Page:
Tuesday, October 14, 2008

Ayers & Discourse

Following my previous post - something I want to point out. The Bill Ayers thing is a subject that, if done right, I think could qualify as valid political discourse.

If McCain had launched his political career at, and then repeatedly teamed up politically with, an unremorseful abortion bomber, I don't think anyone on the left would dispute it's relevance to the campaign.

Who you associate yourself with politically speaks to your values and judgment. Those are valid issues to put on the table. And the Ayers scenario and the made up McCain scenario are not cases of association fallacy (or, commonly, "guilt by association"). Assuming Obama shares the same views as Bill Ayers would be an association fallacy. Pointing out Obama repeatedly teamed up with someone way out of the mainstream is not.

But, with people yelling "Kill Him!" about Bill Ayers at campaign rallies, the McCain campaign clearly hasn't handled this the right way. You can't blame a campaign for everything someone says, but they clearly fanned the flames that led to the possibility of such out bursts.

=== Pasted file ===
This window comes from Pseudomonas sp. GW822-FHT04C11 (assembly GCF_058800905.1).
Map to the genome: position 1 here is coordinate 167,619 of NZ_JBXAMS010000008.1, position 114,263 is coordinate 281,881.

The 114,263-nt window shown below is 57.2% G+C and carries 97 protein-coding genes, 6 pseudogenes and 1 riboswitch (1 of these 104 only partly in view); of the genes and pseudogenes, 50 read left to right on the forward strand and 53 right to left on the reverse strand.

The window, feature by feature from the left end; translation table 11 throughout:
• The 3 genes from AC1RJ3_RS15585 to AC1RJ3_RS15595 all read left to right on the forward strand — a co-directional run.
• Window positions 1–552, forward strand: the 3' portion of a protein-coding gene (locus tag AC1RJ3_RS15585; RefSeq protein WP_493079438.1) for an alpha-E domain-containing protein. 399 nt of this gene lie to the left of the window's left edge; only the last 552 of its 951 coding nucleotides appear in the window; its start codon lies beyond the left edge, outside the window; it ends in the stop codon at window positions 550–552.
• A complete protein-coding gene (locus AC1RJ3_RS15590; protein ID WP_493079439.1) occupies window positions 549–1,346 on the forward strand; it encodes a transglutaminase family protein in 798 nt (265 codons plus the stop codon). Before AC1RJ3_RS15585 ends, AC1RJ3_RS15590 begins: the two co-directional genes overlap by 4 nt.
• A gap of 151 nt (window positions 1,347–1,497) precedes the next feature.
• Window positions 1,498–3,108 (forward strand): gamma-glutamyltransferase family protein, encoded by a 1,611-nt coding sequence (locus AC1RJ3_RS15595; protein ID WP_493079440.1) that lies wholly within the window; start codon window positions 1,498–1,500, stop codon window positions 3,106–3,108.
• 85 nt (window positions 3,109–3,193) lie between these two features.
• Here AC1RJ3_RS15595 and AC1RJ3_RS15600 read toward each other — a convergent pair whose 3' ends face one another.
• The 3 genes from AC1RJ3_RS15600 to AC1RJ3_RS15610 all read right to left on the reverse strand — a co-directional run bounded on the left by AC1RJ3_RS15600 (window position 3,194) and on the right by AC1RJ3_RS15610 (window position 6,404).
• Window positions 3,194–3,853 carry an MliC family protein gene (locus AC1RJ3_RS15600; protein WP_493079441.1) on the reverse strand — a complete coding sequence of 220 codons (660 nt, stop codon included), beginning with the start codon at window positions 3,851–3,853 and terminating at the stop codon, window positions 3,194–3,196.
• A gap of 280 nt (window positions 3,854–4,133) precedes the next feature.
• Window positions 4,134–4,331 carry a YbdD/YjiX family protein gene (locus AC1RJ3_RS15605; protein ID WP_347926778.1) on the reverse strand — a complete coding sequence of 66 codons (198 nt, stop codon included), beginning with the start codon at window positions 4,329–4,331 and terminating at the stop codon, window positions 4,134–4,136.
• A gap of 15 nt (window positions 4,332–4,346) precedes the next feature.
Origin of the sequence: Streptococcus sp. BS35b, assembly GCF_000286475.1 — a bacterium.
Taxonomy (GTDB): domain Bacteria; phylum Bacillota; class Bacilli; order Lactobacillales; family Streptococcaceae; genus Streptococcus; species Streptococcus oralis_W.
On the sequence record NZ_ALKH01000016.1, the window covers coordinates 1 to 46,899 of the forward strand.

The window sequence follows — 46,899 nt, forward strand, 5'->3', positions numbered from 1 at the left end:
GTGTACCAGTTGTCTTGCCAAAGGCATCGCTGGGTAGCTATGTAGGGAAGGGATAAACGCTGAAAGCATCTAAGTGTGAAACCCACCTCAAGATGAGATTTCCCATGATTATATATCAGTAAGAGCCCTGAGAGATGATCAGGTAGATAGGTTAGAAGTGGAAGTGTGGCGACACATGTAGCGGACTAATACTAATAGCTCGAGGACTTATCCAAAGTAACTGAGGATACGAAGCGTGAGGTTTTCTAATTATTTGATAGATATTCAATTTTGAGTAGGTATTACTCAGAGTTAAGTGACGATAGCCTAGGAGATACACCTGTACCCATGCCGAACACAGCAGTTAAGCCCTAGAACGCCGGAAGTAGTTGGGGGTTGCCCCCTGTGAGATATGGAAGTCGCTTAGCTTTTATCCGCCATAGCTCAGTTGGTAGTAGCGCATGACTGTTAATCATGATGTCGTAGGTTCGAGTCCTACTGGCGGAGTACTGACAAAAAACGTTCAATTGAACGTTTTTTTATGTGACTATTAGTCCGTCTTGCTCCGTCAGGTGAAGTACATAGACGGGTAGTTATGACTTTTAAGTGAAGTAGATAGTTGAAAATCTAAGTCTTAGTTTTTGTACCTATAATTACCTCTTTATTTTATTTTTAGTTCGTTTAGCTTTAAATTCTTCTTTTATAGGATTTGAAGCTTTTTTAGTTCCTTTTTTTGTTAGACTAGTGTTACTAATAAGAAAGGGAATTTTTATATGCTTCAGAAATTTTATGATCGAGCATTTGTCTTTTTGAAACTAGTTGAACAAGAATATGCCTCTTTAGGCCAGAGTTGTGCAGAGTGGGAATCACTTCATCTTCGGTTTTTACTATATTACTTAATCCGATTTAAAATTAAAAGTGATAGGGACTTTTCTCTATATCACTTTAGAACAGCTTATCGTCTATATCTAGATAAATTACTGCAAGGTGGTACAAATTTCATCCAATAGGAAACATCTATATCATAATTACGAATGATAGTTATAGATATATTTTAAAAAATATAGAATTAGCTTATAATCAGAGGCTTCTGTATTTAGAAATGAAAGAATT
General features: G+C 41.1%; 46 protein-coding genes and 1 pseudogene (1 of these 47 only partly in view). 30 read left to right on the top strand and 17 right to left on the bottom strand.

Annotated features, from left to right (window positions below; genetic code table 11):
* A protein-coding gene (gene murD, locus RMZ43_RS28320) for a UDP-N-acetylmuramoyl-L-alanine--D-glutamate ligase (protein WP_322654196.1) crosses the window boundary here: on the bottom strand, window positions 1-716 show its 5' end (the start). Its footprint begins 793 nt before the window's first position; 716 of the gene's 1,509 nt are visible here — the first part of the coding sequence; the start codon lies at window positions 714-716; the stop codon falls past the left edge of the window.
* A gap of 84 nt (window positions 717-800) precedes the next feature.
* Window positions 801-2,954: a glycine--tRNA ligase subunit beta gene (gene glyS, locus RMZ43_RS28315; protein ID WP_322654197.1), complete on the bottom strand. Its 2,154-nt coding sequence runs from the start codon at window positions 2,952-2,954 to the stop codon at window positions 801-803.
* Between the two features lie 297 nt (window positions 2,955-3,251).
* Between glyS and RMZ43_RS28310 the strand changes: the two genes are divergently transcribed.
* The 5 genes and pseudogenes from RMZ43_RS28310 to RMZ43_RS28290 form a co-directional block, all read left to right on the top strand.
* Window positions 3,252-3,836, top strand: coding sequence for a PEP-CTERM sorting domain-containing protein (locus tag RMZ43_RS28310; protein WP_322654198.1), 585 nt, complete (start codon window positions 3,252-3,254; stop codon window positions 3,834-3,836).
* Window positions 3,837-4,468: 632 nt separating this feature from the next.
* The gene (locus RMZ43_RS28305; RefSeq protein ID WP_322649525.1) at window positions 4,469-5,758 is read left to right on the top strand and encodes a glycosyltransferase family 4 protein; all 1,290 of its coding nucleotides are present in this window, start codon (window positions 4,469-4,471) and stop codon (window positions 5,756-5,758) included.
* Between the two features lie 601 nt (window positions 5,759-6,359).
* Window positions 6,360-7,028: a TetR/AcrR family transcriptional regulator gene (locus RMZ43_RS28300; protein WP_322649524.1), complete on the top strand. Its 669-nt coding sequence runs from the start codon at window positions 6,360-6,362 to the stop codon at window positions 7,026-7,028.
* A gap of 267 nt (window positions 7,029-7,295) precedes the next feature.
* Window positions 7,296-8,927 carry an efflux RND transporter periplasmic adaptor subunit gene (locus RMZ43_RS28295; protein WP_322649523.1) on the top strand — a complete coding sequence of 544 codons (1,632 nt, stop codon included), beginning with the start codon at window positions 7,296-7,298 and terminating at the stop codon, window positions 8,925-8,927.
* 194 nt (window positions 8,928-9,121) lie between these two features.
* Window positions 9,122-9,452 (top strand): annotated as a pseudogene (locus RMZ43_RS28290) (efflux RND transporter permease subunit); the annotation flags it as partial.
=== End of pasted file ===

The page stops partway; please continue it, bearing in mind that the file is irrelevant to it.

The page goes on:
Also, since the campaign started hitting on the Ayers connection prior the the previous debate, McCain really should have brought it up, in an intelligent and discourse-respecting way, at the debate. Something like "Senator Obama: you present yourself as someone moderate and 'post partisan.' How then do you reconcile your willingness to freely associate yourself with, for political purposes, a whole laundry list of people way out of the mainstream, like Bill Ayers, Reverend Wright, and Tony Rezko?"

Of course, I'd really encourage McCain to take a different route. He could make the same point about Obama's judgment and willing association with unsavory characters - but without invoking the topic of a domestic terrorist (which is what gets the ignorant right into such a frenzy) - by asking something like: "Senator Obama: The American people know my ticket wants to reform Washington. You claim you want to work for reform as well. But why should the American people believe you since, in 2007 you endorsed Dorothy Tillman for re-election? The people of Chicago's 3rd Ward were able to see Tillman's corruption and vote her out office. Why weren't you able to see that she was corrupt?"

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